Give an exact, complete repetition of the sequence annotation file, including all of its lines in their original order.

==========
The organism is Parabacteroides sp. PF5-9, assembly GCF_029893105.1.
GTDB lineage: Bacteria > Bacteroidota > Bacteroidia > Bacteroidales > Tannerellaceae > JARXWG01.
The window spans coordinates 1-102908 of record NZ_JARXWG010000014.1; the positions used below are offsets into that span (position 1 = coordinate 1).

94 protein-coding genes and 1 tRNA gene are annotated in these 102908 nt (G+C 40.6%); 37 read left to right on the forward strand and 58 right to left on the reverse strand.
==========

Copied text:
The organism is Parabacteroides sp. PF5-9, assembly GCF_029893105.1.
GTDB lineage: Bacteria > Bacteroidota > Bacteroidia > Bacteroidales > Tannerellaceae > JARXWG01.
The window spans coordinates 1-102908 of record NZ_JARXWG010000014.1; the positions used below are offsets into that span (position 1 = coordinate 1).

94 protein-coding genes and 1 tRNA gene are annotated in these 102908 nt (G+C 40.6%); 37 read left to right on the forward strand and 58 right to left on the reverse strand.